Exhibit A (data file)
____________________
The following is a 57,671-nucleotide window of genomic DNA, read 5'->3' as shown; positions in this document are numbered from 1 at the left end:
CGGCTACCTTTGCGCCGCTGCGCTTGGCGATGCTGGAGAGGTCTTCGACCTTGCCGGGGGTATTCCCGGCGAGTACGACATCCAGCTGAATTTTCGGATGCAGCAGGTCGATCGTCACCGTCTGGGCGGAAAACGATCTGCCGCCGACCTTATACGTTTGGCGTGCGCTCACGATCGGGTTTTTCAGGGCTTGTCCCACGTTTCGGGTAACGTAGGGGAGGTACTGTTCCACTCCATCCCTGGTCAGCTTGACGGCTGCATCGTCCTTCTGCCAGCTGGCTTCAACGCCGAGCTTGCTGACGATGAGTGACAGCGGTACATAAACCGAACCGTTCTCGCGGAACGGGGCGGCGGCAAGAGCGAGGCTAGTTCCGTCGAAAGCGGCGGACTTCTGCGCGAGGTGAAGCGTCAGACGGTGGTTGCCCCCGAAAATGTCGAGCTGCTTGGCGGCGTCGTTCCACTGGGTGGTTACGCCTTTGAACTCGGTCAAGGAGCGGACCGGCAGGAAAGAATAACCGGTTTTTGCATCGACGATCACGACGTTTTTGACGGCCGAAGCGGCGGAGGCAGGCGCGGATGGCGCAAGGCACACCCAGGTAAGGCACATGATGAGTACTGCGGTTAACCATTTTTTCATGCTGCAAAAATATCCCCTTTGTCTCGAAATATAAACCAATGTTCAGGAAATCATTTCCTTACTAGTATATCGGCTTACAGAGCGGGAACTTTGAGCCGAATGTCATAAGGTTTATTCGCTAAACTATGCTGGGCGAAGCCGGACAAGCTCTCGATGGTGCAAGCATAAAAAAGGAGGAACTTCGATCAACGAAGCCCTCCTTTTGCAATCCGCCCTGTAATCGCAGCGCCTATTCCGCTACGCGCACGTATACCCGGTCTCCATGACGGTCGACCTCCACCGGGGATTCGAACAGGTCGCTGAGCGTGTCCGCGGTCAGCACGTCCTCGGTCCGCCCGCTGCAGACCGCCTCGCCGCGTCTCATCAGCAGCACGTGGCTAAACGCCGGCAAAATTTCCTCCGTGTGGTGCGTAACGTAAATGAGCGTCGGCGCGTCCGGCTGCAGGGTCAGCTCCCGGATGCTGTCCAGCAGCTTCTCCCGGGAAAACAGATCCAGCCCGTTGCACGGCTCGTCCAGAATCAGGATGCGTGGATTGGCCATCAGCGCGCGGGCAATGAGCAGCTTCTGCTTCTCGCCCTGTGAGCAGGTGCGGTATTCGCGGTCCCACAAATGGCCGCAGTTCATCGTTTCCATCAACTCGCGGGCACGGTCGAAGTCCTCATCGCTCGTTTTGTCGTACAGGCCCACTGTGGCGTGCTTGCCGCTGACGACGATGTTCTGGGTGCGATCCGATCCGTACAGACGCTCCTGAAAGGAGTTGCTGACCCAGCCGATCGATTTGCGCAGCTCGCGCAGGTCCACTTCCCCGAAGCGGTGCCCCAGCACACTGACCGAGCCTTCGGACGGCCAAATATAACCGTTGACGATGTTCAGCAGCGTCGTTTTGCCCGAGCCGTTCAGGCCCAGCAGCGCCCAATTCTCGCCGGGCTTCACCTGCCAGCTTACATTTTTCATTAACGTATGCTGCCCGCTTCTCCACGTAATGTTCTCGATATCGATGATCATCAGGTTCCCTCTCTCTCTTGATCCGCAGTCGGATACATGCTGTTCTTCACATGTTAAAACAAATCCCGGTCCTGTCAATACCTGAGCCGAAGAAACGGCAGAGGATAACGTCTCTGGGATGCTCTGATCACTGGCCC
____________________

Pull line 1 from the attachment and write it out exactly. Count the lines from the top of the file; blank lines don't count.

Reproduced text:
The following is a 57,671-nucleotide window of genomic DNA, read 5'->3' as shown; positions in this document are numbered from 1 at the left end: